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Keep Your Fireplace Safe This Winter

A person sitting in front of a fire place.

Fireplaces are designed to provide a safe source of heat all winter long. Older homes or poorly maintained fireplaces can be hazardous though. From house fires to smoke inhalation, the potential dangers are a major threat. We’ve created a great list of tips to keep you and your family safe and warm this season:

Start outside…

A chimney cap.

It’s unlikely you spend a ton of time on your roof or around the chimney, so unfortunately issues can arise without you knowing. Your chimney cap plays a very important role in deterring animals from building nests, and rain or snow from coming inside – so be sure this cap is present, intact and in good working condition before you spark your first fire of the season. The cap also prevents burning embers from floating up out of the chimney onto your roof or yard. If you’re going to do the check-up yourself, BE CAREFUL and follow our ladder safety guidelines. But when in doubt, always call a professional.

For a more thorough checklist on your chimney’s exterior, visit our friends at for more information.

Interior inspection next…

Similarly to the exterior inspection, you must break out the flashlight and do a thorough inspection of the fireplace and interior of the chimney itself before you start the first fire of the season. Signs of moisture, animals or damage to the interior walls need to be addressed immediately. If your flue damper and cap are working properly, it’s unlikely you’ll encounter any of these problems. The flue damper must be closed and SEALED when the fireplace is not in use or you risk losing a lot of heat from your home – talk about high utility bills!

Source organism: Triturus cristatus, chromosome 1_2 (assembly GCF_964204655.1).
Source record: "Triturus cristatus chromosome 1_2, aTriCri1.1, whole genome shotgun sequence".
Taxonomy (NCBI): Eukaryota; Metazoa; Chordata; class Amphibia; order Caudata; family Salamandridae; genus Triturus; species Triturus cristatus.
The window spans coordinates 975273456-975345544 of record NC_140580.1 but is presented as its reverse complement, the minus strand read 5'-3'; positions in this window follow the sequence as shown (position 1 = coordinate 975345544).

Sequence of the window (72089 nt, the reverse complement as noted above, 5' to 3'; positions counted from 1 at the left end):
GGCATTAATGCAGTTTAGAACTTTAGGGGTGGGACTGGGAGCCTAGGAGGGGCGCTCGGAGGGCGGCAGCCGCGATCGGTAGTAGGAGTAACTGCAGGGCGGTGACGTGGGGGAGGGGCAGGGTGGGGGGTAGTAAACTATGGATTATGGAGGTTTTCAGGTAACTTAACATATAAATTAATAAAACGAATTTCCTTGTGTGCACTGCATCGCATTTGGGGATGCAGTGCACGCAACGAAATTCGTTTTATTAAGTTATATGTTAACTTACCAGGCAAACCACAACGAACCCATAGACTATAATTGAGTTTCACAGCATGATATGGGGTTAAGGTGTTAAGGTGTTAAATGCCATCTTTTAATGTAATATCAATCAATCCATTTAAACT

Once you’ve given yourself the go-ahead…

A fireplace tool set.

Now that you’ve deemed the fireplace and chimney to be in safe working condition, it’s important to have a few daily/weekly maintenance tricks up your sleeve to avoid a mess or burns, but more importantly, fire hazards:

  • Be sure your smoke and carbon monoxide detectors are working. These are of the utmost importance during the winter months when you’re unlikely to open a window for 3+ months while simultaneously burning a fire almost daily.
  • If you don’t already have one, invest in a great set of fireplace tools. This should include at least a broom, shovel, tongs and iron poker. These tools are meant to keep you and your family safe from accidental burns, as well as keeping the fire under control and the area clean. Check Amazon for an affordable set – these make a great gift for new homeowners, and Christmas is just around the corner!
  • In addition to the tools, make sure you have a screen! We all know that listening to the snap, crackle and pop of a fireplace can be soothing, but having a spark or ember pop onto your living room rug… it goes without saying that this can be disastrous.
  • Never assume the ashes are cool. Always give the fireplace 24 hours to cool after you’ve put out the last fire. Embers can smolder underneath, and sweeping those up can be a fire hazard.
  • If you’re cleaning the surrounding brick, or if your fireplace has glass doors… common sense should tell you to use cleaner specifically formulated for fire places. Spraying extremely flammable or toxic chemicals into a fire is not worth it. Visit our friends at Real Simple for more information on how to speed clean your fireplace.

A few common sense no-nos…

  • Never leave the fire unattended – if you need to leave the house, be sure to put the fire out completely.
  • Never let children or pets near the fire.
  • Don’t burn garbage, even paper products.
  • Don’t burn your Christmas tree.
  • Don’t spray gasoline, kerosene or any other type of accelerant. Dry wood, kindling and fireplace specific ignition logs are all you need.
  • Keep a fire extinguisher in the house in case of emergency.
  • Keep any flammable objects or furniture at least 2-3 feet away from the fireplace. This includes Christmas stockings!
  • Do not close the damper until you are SURE the fire is not expelling any more smoke. Smoke inhalation is a silent killer.

The Hearth, Patio and Barbecue Association created a wonderful fact sheet you cant print and keep in your home to refer back to. Stay safe this winter, and all year long!

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